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Blueberry & Sparkling Red Moscato Jelly

Spring 2016
201602024.jpg
food and drink

BY: Signe Langford

Making jam is easy, but you do need a few pieces of essential equipment: heatproof jars, a wide-mouth funnel, a large pot and patience. For the novice, an all-in-one kit is a great starting point; however, with or without a canning kit, you can make delicious preserves like this one at home. If you skip the sterilizing (hot water bath) step, it just means the jam won’t be shelf-stable, and you’ll need to store the sealed jars in the fridge or freezer.

4 cups (1 L) blueberries, fresh or frozen (see TIP)
1 cup (250 mL) sparkling red Moscato wine
6 cups (1.5 L) sugar
Juice of 1 large lemon, about ⅓ cup (80 mL)
1 pouch (85 mL) liquid pectin

1 Before you start cooking, pop a plate into the freezer; you’ll use that in a little bit to test the readiness of the jam.

2 Into a large, heavy-bottom saucepan over medium-high heat, add the blueberries, wine, sugar and lemon juice. Bring up to a good boil, stirring constantly and watching closely, in case it starts to foam and boil over.

3 When it comes to a boil, add the whole pouch of liquid pectin—try to squeeze out every drop; you need it!—stir in and bring back up to the boil. Boil for about 1 minute stirring constantly.

4 Spoon a drop of hot jam onto that chilled plate and pop it back into the freezer; if it begins to gel or set within 30 seconds or so, it’s time to bottle. If not, boil for another minute, then retest.

5 To bottle, transfer the still-hot jam into warm, sterilized jars. Don’t overfill; about ¼ inch (5 mm) from the top is perfect.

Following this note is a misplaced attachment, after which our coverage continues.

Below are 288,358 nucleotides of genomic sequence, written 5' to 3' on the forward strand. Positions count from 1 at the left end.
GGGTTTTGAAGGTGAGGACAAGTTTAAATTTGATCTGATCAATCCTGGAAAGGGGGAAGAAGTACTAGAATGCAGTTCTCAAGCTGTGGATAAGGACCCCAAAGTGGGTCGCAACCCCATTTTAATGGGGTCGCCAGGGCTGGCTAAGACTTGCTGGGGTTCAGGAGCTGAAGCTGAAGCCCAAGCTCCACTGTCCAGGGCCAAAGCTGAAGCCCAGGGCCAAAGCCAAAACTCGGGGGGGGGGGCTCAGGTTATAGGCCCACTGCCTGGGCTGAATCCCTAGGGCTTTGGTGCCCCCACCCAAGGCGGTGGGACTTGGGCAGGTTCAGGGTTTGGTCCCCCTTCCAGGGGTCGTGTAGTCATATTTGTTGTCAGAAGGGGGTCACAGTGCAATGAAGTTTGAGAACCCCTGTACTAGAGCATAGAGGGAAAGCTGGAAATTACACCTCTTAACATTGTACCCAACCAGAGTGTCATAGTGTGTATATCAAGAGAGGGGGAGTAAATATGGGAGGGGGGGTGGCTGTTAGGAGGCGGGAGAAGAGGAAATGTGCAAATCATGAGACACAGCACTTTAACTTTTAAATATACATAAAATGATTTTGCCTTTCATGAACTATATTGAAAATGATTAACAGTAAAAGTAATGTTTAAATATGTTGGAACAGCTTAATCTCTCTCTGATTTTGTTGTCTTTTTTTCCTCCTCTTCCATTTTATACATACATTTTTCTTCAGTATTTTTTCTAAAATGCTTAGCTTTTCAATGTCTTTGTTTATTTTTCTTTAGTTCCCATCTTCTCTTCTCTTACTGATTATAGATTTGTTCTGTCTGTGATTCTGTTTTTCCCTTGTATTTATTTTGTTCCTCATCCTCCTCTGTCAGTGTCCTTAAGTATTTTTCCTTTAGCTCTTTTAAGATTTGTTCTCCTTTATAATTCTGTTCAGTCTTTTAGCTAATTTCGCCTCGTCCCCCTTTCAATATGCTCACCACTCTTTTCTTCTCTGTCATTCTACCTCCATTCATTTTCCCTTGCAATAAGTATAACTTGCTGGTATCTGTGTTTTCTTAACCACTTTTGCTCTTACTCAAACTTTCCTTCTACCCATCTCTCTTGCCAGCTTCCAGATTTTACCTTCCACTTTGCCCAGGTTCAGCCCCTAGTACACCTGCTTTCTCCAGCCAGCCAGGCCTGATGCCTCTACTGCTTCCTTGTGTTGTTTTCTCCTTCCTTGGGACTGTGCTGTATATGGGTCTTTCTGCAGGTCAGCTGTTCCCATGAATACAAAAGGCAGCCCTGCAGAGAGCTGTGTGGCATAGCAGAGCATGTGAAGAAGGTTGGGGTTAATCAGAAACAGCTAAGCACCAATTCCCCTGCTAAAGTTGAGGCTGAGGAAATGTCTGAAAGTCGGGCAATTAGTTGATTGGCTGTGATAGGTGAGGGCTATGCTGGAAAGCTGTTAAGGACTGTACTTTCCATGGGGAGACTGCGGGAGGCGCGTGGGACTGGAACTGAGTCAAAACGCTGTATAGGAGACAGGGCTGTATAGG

6 Pop on the lids, tighten, and finish canning by submerging the filled, tightly sealed jars into a very large pot of boiling water for about 20 minutes. Remove from the water bath and allow to cool on the counter. You should hear a chorus of metallic clinks and clunks coming from the kitchen, as the seals set tight!

TIP We tested this recipe with both fresh and frozen blueberries, and while both work well, it’s easier to find wild blueberries frozen. Wild berries are smaller and, we think, tastier!

Makes about 6½ cups (1.625 L)

201602024.jpg
food and drink

Blueberry & Sparkling Red Moscato Jelly

Spring 2016

BY: Signe Langford

Making jam is easy, but you do need a few pieces of essential equipment: heatproof jars, a wide-mouth funnel, a large pot and patience. For the novice, an all-in-one kit is a great starting point; however, with or without a canning kit, you can make delicious preserves like this one at home. If you skip the sterilizing (hot water bath) step, it just means the jam won’t be shelf-stable, and you’ll need to store the sealed jars in the fridge or freezer.

4 cups (1 L) blueberries, fresh or frozen (see TIP)
1 cup (250 mL) sparkling red Moscato wine
6 cups (1.5 L) sugar
Juice of 1 large lemon, about ⅓ cup (80 mL)
1 pouch (85 mL) liquid pectin

1 Before you start cooking, pop a plate into the freezer; you’ll use that in a little bit to test the readiness of the jam.

2 Into a large, heavy-bottom saucepan over medium-high heat, add the blueberries, wine, sugar and lemon juice. Bring up to a good boil, stirring constantly and watching closely, in case it starts to foam and boil over.

3 When it comes to a boil, add the whole pouch of liquid pectin—try to squeeze out every drop; you need it!—stir in and bring back up to the boil. Boil for about 1 minute stirring constantly.

4 Spoon a drop of hot jam onto that chilled plate and pop it back into the freezer; if it begins to gel or set within 30 seconds or so, it’s time to bottle. If not, boil for another minute, then retest.

5 To bottle, transfer the still-hot jam into warm, sterilized jars. Don’t overfill; about ¼ inch (5 mm) from the top is perfect.

6 Pop on the lids, tighten, and finish canning by submerging the filled, tightly sealed jars into a very large pot of boiling water for about 20 minutes. Remove from the water bath and allow to cool on the counter. You should hear a chorus of metallic clinks and clunks coming from the kitchen, as the seals set tight!

TIP We tested this recipe with both fresh and frozen blueberries, and while both work well, it’s easier to find wild blueberries frozen. Wild berries are smaller and, we think, tastier!

Makes about 6½ cups (1.625 L)

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